The next day, we had our big event. The programme consisted of morning aerobics, health screening, talks, cooking demo, colouring contest and dental services. Also provided lunch. To the Penans, food is a big, big incentive!

Such a cutie pie!


Cooking demo

Health talks

Colouring away!

Dental services
The next day, we planned a sukaneka but unfortunately it rained the whole morning so that plan had to be shelved. The rain stopped around 11am so we decided to make our way back out. Unbeknownst to us 2 1/2 hours into the journey, this was in our way...
A major landslide
Was also told by the logging camp people who were stuck with us that there was another landslide in front as well plus a collapsed bridge. Fortunately at this point of the road, there was Maxis reception as it was not too far away from a logging camp. Managed to call the big bosses in Kuching to see if we could get air lifted out as was told the loggers would take 3 days to get the road up and running. Faced a a sticky situation here as we couldn't leave the area 'coz there was no phone reception in Lusong Laku, but the longer we waited, the darker it would get with further chance of downpours. I know, it looks sunny in the pic but 2 hours later it was raining again. After waiting almost 2 hours at this spot, decided to turn back to Lusong Laku. At least we had a roof over our heads and some ration to feed the team back at the clinic.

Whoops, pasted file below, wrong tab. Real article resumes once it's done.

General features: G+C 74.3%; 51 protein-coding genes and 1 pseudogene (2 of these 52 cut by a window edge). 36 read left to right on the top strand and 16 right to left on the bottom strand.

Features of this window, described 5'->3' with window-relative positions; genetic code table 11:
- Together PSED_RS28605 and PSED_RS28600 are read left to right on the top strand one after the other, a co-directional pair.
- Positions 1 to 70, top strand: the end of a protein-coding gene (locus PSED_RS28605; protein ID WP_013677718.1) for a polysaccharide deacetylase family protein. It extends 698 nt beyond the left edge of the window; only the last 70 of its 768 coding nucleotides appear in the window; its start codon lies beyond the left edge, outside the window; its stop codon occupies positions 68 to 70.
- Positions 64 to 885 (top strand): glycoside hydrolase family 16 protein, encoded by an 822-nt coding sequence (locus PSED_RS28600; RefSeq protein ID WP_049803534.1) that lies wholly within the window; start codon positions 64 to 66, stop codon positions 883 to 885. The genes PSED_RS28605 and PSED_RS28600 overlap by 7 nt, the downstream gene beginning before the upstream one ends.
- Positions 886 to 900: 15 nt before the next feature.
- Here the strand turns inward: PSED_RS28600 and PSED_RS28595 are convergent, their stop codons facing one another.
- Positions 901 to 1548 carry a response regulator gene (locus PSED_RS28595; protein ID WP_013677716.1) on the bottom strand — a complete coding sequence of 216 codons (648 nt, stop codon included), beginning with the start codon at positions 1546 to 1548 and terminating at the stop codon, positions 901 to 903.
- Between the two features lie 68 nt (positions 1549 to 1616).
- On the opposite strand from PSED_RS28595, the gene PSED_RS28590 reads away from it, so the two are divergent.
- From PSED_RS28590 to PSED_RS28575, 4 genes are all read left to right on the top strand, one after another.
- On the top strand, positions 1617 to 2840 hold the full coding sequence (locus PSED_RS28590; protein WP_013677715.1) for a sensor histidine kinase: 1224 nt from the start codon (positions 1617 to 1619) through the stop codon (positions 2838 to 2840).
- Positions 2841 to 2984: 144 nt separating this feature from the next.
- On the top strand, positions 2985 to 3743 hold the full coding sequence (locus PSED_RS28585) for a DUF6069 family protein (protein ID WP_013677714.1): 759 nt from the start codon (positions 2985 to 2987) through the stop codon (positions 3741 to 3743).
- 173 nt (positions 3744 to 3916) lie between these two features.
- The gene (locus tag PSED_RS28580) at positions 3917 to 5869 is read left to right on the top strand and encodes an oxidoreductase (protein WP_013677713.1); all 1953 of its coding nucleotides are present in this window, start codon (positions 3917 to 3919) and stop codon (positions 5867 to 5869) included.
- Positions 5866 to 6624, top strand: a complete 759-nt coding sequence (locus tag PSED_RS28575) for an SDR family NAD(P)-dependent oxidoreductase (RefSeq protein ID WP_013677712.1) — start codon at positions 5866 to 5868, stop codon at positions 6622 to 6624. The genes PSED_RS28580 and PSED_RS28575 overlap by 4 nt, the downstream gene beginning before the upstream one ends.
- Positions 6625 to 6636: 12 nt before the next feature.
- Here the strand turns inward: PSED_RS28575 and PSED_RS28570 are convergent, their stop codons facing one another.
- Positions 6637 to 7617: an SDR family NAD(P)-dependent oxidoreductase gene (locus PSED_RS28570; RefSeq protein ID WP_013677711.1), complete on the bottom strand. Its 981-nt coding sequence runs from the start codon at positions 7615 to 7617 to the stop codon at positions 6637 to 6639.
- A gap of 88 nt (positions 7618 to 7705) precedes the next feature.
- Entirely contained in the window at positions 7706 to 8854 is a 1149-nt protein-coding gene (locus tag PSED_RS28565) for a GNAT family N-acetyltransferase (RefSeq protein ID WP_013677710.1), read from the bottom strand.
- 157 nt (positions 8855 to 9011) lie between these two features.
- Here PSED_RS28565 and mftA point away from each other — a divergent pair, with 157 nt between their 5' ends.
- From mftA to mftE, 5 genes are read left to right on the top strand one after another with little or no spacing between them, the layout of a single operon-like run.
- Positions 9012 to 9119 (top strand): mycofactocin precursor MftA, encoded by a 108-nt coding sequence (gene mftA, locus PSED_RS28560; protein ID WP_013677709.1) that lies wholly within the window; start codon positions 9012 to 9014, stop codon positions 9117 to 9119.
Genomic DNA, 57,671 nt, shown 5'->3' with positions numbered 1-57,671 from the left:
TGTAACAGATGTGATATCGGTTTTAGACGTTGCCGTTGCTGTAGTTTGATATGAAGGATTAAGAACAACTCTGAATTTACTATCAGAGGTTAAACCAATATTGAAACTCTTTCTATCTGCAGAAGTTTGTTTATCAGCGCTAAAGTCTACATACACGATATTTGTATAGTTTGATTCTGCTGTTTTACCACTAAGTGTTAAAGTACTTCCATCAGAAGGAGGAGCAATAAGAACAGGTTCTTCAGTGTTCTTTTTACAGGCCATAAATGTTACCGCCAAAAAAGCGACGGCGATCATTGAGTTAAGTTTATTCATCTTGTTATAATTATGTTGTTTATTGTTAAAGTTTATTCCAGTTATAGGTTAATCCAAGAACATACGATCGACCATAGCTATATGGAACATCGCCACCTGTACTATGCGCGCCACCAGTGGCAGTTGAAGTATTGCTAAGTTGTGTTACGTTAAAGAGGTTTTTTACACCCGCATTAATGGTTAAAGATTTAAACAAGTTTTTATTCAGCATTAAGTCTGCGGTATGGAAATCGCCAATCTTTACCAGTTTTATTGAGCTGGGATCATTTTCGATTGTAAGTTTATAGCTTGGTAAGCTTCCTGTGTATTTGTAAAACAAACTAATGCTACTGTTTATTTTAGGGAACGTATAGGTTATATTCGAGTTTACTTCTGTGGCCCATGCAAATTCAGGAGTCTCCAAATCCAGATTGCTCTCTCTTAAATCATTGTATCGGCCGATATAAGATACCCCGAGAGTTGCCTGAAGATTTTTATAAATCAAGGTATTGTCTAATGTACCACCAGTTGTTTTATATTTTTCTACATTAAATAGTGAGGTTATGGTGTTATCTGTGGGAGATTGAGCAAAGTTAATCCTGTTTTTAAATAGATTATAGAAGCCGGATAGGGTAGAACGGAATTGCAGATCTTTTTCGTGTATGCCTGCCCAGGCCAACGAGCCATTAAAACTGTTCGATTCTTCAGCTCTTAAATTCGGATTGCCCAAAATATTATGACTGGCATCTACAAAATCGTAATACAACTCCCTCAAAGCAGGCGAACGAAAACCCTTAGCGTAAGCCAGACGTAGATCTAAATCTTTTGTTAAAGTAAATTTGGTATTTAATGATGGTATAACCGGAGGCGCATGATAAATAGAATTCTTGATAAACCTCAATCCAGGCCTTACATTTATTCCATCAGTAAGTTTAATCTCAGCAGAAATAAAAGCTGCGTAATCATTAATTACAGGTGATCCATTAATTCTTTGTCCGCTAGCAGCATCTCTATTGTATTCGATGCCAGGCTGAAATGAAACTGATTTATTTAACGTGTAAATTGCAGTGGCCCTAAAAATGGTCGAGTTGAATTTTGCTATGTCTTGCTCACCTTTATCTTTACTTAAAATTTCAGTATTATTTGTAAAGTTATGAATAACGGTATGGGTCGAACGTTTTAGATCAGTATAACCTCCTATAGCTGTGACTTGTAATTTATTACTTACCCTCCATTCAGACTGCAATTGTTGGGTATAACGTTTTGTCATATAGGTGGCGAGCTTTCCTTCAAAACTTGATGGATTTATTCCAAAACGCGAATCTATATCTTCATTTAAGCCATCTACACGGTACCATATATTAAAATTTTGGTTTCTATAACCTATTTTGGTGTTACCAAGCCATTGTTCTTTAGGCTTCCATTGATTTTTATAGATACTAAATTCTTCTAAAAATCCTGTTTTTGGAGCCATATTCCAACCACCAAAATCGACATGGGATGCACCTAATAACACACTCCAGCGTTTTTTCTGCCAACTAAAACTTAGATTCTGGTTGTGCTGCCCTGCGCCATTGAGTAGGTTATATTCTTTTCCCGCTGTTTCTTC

Getting creative with carrots and chilli based dishes

More carrots!

Stock check: We had 2 chickens, 20 carrots and 2 bags of dried chilli. So the menu consisted of carrot based dishes - carrot fried rice, maggie fried with carrots, orange chicken with carrots (ran out of black sauce so used Sunquick instead!), cucur carrot, stir fry carrots, etc...

Didn't know how long we would be stranded there so had to ration out the food to last as long as possible. Thank goodness they managed to get some fish from the locals. Also felt guilty we were eating the Lusong staff's food as they did not have much in stock either.

The next day, the FDS team managed to come to our rescue in the evening. The weather was still very uncertain. Bouts of rain throughout the day with low cloud cover so we were lucky they even managed to fly in from Kapit. Together with the dental officer and 2 other staff, managed to be extracted to Kapit. However, we had to leave behind 6 of the team in Lusong. Really felt bad...

Send in the calvary!

Another day went by and the team was still stuck. Roads were still down. The choppers could not fly in either, due to bad weather. Waited antsy-ly (don't even think this is a word) in Kapit for news from the team. Late in the evening, finally heard that the team ventured out in their 4WDs and finally reached Bintulu. They even brought out a patient with suspected meliodosis for admission to Bintulu Hospital. They unanimously decided they could no longer wait as other segments of the road were in danger of collapsing as well with the continous rain so they decided to chance it. That meant crossing a rudimentary wooden bridge that replaced the one that was washed away. In the end, everyone arrived safely at their destination.